SL: SSA has had some great people working for it such as JT Eberhard, Ashley Paramore, and Dave Muscato. What do think is the key in getting quality people to work for and with the SSA? Is cultivating secular leaders something that takes work or does it just happen? Any secrets you want to share?
AB: The core strength of SSA is the people who work and volunteer for it. It’s the most important thing we’ve got going for us.
My informal motto about being a good manager is “hire good people; get out of their way.” I think allowing employees as much autonomy as they can handle is really valuable to getting talented people to work for your organization. The thing that the motto doesn’t capture, but is really important, is that you have to support your people. You have to make sure they have the direction and resources they need to be productive. But recognizing them as the creative, passionate human beings they are really goes a long way to making people give the all for an organization.
SL: For most of the SSA’s existence it has helped develop student groups on college campuses. SSA also assists in developing groups at the High School level. Is it harder to develop a secular student group in a High school then at a college?
AB: Organizing at high schools is not easy. The fact that students do it at all is really inspiring to me.
The most obvious obstacle is that high school students just have far less control over their time and resources than do college students. But another serious obstacle is that at about a quarter of the schools where students try to start groups, the administrators try to stop them. Frequently the administrators will say that the club is too controversial and is therefore inappropriate for the learning environment. We’ve even had one administrator say that he thought the SSA group would be a hate group! Most of the time it’s simply that the educators don’t really understand the goals and aims of the group. Usually a short set of correspondence with our High School Specialist, Andy Cheadle, is all it takes to get things moving. But sometimes administrations are more obstinate and require us to send a letter from a lawyer to them. So far that’s as far as it has needed to go. The Equal Access Act explicitly states that schools which have any extracurricular meetings and receive federal funding (i.e. all public schools) must be viewpoint neutral about student groups.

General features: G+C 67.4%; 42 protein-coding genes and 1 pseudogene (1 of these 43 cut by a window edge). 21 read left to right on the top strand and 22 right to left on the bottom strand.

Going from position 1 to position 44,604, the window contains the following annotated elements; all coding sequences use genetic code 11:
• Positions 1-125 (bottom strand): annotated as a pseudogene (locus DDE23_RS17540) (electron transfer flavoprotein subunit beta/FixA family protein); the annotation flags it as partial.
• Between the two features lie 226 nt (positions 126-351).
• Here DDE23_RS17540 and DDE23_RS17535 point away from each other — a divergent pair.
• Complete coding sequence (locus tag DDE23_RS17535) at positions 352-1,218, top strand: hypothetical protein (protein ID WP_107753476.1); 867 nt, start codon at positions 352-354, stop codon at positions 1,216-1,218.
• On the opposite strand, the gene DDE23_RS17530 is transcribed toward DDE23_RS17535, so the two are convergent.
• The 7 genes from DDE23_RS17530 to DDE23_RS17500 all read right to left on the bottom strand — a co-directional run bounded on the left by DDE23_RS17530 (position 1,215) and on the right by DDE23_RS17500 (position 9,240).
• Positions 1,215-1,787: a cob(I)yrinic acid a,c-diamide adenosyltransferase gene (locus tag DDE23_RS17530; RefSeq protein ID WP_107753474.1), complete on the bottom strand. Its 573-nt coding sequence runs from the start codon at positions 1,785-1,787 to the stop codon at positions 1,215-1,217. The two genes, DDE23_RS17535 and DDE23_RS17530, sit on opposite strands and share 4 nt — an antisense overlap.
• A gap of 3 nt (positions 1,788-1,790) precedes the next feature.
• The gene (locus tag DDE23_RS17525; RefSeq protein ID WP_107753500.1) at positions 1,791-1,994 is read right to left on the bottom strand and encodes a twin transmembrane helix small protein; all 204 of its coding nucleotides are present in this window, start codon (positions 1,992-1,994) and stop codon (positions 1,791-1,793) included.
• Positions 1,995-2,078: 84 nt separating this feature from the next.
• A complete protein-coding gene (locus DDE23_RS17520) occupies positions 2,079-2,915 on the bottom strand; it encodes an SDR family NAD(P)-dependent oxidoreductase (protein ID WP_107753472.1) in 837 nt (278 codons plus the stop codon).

We have never had to take anyone to court, but sometimes the period between when the administration starts pushing back until they have come around is long enough for the would-be student leaders to lose interest.
All of those difficulties aside, since we rolled out the High School program in the beginning of 2011, we’ve gone from 12 high school groups to over forty. This is still a fairly new program, but I could see a day when the high school groups out number the college groups.
SL: Do you think SSA might want to try to develop secular student groups at the elementary or middle school level in the future? Why or why not.
AB: Come back to me after we have a thousand high school groups and then we’ll talk. I want to keep us focused.